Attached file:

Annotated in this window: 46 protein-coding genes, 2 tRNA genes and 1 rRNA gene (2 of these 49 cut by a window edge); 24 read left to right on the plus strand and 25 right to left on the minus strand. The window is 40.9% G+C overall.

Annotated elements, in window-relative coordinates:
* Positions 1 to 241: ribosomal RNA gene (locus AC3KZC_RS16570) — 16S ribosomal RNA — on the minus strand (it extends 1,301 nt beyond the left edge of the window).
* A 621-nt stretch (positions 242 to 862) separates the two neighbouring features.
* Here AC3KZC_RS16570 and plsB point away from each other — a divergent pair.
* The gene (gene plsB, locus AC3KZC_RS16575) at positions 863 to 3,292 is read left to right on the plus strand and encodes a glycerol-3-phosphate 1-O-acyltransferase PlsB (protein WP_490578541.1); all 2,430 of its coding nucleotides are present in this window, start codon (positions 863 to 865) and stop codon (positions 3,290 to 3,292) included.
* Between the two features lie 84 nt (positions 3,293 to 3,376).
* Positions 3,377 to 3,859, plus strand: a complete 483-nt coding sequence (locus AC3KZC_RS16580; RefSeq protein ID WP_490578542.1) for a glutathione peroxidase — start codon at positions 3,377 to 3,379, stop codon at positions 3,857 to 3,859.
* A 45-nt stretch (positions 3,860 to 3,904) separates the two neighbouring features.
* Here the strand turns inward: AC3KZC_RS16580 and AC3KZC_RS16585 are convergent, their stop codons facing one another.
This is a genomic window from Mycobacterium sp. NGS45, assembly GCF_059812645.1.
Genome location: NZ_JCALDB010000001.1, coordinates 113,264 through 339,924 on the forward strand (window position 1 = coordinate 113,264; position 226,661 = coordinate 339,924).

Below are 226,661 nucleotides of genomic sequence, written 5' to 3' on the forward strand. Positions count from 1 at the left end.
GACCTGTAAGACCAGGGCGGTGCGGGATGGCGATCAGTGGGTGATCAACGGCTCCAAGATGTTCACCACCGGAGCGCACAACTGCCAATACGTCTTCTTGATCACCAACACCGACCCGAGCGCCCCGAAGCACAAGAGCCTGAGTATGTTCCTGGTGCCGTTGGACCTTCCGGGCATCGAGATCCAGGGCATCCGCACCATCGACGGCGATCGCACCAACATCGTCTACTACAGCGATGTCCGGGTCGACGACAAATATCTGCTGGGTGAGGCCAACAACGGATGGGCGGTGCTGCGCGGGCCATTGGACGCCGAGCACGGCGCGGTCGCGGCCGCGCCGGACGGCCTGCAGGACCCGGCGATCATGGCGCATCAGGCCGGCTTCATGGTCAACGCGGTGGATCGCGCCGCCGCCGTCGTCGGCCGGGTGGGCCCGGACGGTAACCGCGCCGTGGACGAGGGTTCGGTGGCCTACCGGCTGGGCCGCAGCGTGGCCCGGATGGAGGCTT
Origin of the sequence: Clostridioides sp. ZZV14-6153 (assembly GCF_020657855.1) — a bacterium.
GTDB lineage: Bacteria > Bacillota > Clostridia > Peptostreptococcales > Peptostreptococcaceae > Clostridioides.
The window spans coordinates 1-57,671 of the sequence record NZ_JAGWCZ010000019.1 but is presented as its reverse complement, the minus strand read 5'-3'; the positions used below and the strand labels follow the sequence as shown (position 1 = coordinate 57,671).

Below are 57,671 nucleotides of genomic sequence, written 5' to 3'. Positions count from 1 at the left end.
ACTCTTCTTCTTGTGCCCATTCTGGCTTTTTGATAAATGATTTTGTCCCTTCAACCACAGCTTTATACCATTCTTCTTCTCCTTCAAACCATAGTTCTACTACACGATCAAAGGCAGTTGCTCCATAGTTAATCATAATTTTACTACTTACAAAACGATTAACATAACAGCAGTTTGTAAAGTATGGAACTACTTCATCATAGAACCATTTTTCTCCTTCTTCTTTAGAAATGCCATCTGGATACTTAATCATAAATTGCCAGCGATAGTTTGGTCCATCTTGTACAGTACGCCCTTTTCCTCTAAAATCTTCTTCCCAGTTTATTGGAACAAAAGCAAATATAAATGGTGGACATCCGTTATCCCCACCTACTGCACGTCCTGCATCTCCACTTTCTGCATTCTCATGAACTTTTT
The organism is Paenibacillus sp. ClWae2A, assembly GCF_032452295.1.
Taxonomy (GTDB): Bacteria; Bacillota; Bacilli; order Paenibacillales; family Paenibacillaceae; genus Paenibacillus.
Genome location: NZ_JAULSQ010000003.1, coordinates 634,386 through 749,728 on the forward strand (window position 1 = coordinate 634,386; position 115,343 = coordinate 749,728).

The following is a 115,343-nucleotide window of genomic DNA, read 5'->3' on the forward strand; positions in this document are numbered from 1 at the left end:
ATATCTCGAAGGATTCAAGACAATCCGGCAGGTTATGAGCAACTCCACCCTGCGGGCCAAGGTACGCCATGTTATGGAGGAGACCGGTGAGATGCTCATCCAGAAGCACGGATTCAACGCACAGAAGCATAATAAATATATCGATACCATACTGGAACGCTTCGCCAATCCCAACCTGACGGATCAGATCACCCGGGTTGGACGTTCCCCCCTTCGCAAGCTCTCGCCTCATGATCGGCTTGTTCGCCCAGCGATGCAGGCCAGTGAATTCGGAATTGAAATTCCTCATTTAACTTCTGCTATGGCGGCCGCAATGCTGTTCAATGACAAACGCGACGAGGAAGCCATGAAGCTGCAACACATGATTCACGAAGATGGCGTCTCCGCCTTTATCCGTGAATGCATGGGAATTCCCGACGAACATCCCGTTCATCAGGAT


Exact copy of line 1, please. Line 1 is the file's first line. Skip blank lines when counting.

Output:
Annotated in this window: 46 protein-coding genes, 2 tRNA genes and 1 rRNA gene (2 of these 49 cut by a window edge); 24 read left to right on the plus strand and 25 right to left on the minus strand. The window is 40.9% G+C overall.